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worthier shall expel thence the meaner.' After the veracity of Zayd B. Arqum had become evident, A'bâdah B. Assâmat and Awus B. A'bdullah passed near A'bdullah B. Abu Salûl, and failed to greet him. He therefore reproved them, but those two blessed individuals warned him of the eternal punishment he would have to incur for having sworn a false oath, and Awus said: 'We shall have nothing to do with thee until thou repentest.' And A'badah added: Come to his lordship, that he may ask the forgiveness of God for thee.' That heedless and perjured man, however, turned his neck and looked away from A'bdullah, who continued: By Allah! with reference to thee and the turning of thy neck, a verse of the Quran will be revealed, which shall be recited during prayers;' and the blessed verse, 'When it is said unto them, Come, that the apostle of God may ask pardon for you, they turn away their heads, and thou seest them retire big with disdain, '298 is confirmatory of the above assertion.

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It is said that A'bdullah B. Abu Salûl had a son of the same name who obeyed God and the prophet, being very different from his father. When this young man heard Fârûq requesting the apostle to appoint Muhammad B. Moslamah or some other Anssâr to kill A'bdullah B. Abu Salûl, he approached his lordship, and said: If thou intendest to slay my father, order me to do it, and I swear by Allah that ere thou risest from the assembly I shall bring his head to thee. By Allah! the men of the Khazraj [tribe] know that of all of them I have acted the best towards my father, and that since a certain time he takes neither food nor drink from the hands of anyone except from me; and I fear, O apostle of God, that if another man attempts to kill him, and I see it, consanguinity [or, rather, filial duty] will compel me to avenge his death on that person, and that I shall for such a deed obtain eternal punishment in hell. Thy favour, however, and thy forgivingness are great.' The apostle-u. w. b.replied: 'O A'bdullah, it is not my intention to kill thy 297 Qurân, ch. lxiii. 8. 298 Ibid., 5.

father, nor have I ordered anyone to do so, and as long as he remains among us I shall treat him well.' When A'bdullah, the son of A'bdullah E. Salûl knew that the life of his father was to be spared, he uttered some distich, the translation of which [from the Arabic] is as follows:

'The world is full of marvels, but more wonderful are The words I heard O'mar saying to the prophet:

"Order some one to bring Ebn Abu's head to thee!"

I said to the apostle: "If he is to be killed, order me to do it."
My arm is strong and my heart is firm,

My resolution is stancher than iron and ore.'

It is related in the Mostagadza that when Ebn Abu Salûl arrived near Madinah, and desired to enter that prosperous region, his son A'bdullah took hold of his horse's bridle, stopped it, and said: 'I swear by God that I shall not allow thee to enter this town unless by the permission of the apostle of God, because he is the most noble of the sons of Adam, and thou art the meanest of the inhabitants of this world.' He asked permission from his lordship to commit parricide, but the latter replied: 'Let him alone, and behave kindly to him.'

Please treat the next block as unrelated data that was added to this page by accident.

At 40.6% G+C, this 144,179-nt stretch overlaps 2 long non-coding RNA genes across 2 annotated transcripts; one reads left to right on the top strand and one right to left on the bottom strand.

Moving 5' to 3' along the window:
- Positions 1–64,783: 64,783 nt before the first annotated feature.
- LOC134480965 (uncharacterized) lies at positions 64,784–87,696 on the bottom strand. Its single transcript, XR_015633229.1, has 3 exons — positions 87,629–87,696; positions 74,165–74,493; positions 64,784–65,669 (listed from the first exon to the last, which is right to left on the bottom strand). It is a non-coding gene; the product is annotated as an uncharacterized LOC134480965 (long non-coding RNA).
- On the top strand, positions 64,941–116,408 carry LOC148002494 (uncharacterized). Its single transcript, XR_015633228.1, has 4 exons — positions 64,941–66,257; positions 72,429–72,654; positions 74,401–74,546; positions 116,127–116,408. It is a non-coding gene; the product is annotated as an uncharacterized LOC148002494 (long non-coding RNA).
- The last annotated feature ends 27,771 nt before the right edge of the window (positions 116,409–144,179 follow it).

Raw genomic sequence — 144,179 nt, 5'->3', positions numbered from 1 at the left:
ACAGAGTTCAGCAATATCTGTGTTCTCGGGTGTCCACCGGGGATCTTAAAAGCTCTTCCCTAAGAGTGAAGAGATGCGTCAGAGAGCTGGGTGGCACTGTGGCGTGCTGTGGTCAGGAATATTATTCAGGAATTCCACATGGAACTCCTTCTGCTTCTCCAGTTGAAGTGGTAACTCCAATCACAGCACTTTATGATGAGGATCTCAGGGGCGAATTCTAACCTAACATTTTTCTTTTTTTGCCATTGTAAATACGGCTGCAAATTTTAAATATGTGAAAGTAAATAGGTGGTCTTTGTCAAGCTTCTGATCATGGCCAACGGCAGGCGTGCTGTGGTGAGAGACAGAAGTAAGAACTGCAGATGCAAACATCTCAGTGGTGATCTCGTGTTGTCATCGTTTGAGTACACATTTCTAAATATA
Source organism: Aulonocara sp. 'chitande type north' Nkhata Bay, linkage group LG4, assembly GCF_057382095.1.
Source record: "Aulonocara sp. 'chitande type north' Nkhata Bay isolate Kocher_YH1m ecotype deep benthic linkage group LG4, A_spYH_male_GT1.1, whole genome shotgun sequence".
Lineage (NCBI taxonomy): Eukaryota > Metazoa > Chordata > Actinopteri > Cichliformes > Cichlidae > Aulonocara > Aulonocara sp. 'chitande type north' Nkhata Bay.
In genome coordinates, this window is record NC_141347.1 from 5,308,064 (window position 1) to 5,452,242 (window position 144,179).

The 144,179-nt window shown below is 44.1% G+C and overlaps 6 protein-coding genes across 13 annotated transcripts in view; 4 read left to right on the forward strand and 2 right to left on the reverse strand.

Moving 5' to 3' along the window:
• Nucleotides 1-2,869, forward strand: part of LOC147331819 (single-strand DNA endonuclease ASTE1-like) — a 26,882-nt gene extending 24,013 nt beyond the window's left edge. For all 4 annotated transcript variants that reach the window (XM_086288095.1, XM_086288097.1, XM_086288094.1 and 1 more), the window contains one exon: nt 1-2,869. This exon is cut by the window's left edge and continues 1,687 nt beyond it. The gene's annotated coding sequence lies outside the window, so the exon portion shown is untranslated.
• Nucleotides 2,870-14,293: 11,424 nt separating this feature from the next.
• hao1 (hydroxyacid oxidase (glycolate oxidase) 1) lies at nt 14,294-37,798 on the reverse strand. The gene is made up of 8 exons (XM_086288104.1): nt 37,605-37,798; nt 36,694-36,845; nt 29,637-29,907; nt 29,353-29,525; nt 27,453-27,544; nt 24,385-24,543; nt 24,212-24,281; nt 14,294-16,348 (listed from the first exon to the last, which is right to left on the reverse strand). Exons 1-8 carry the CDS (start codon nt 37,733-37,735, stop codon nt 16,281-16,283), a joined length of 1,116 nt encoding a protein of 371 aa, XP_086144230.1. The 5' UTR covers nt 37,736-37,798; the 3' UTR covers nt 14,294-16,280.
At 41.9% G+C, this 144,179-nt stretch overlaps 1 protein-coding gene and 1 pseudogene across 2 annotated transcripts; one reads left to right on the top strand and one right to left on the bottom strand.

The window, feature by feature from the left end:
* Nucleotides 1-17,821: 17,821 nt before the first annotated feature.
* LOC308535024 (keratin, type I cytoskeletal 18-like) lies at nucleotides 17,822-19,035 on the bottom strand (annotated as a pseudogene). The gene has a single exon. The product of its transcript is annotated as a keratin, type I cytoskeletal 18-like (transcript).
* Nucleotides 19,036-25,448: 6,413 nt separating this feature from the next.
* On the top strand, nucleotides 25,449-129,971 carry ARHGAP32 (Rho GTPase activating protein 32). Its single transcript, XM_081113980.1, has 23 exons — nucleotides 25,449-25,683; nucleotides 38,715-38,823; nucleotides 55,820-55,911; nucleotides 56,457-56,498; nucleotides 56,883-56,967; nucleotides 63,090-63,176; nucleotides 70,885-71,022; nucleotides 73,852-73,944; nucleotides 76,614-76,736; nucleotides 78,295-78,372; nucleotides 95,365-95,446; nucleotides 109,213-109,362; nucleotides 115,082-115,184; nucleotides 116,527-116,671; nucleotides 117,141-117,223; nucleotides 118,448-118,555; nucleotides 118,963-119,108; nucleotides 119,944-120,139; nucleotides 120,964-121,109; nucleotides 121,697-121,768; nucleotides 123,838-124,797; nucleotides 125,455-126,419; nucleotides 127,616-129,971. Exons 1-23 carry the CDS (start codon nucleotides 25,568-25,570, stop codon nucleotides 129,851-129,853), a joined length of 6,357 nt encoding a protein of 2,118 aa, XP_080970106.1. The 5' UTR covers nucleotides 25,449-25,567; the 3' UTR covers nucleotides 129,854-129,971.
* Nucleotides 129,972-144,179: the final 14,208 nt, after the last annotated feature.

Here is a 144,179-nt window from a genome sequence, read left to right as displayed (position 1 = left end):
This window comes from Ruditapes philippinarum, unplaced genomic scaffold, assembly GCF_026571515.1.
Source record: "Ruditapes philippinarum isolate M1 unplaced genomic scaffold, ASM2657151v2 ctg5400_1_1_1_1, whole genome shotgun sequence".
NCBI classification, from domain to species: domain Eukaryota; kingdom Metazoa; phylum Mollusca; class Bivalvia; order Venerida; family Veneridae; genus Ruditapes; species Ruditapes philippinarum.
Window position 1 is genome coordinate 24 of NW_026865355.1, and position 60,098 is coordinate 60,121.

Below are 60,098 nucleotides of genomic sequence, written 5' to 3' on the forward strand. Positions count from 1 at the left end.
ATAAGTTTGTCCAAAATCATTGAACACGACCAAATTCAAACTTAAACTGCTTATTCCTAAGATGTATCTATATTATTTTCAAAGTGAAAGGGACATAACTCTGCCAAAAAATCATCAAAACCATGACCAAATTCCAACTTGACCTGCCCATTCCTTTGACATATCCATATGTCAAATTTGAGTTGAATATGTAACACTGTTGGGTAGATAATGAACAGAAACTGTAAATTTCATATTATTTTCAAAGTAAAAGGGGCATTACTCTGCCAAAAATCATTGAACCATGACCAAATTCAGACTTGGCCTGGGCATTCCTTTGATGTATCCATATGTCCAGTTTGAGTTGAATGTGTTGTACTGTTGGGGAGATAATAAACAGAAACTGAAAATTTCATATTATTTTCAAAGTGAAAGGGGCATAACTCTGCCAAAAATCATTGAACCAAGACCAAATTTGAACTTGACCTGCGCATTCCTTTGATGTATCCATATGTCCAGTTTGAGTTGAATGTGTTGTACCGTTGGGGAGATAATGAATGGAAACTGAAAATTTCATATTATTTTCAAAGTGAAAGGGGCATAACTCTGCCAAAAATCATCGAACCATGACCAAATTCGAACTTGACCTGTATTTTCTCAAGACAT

It is related that during the return march from the Ghazwah with the Bani Mossttalaq a very high wind commenced to blow, and some people thought that enemies. had entered Madinah to plunder it [on such an occasion]; but his holy and prophetic lordship-u. w. b.—exclaimed: 'Be not afraid! Madinah is my place, and there is no spot nor corner thereof which does not contain an angel. to guard it and to watch over it; this day, however, one of the very greatest hypocrites has died.' And, according to the tradition of Muhammad E. Esahâq, Zayd B. Raqaa'h had on that day departed to hell. When this information reached A'bdullah B. Abu Salûl he was overpowered with fear and grief, because he had been on very intimate terms with the deceased.


There is a tradition of A'ayshah that she said: 'When the apostle intended to go on a journey he was in the habit of drawing or throwing lots concerning his wives, and she on whom it [i.e., the lot] fell accompanied him. In this Ghazwah the lot came upon my name, and I enjoyed the happiness of going with him. As at that time the verse of the curtain had not yet been revealed, a howdah was prepared for me, in which I sat, and which was placed on the camel I rode. When the campaign was over we marched back, and arrived in the vicinity of Mekkah [sic]. Whilst the order to start was being given in one of the haltingplaces I had gone out of the camp for a natural purpose, and on returning to it I perceived that I had lost my necklace. Accordingly I retraced my steps and searched the place where I had been till I found my trinket. In my absence, however, the men who were accustomed to place the howdah upon the camel arrived and did their duty. At that time women were weak and light, because they were content to eat only so much as would satisfy their hunger. I was young and light, so that the difference of the weight could not be perceived whether I was in the howdah or not. When I returned from the place where I had answered a call of nature I saw no one, and said to myself: "If they do not see me they will come and look for me." Accordingly I sat down in the same place until I was overpowered by sleep, and began to slumber until the morning, when Ssafuwân B. Moa'ttal Solmy, who had followed in the rear of the army for some business, arrived in that place, saw me, and exclaimed: "We are Allah's, and unto Him shall we surely return."300 The repetition of this phrase awakened me, and caused me to veil my face. Ssafuwan made his camel kneel down, stood aloof, and said: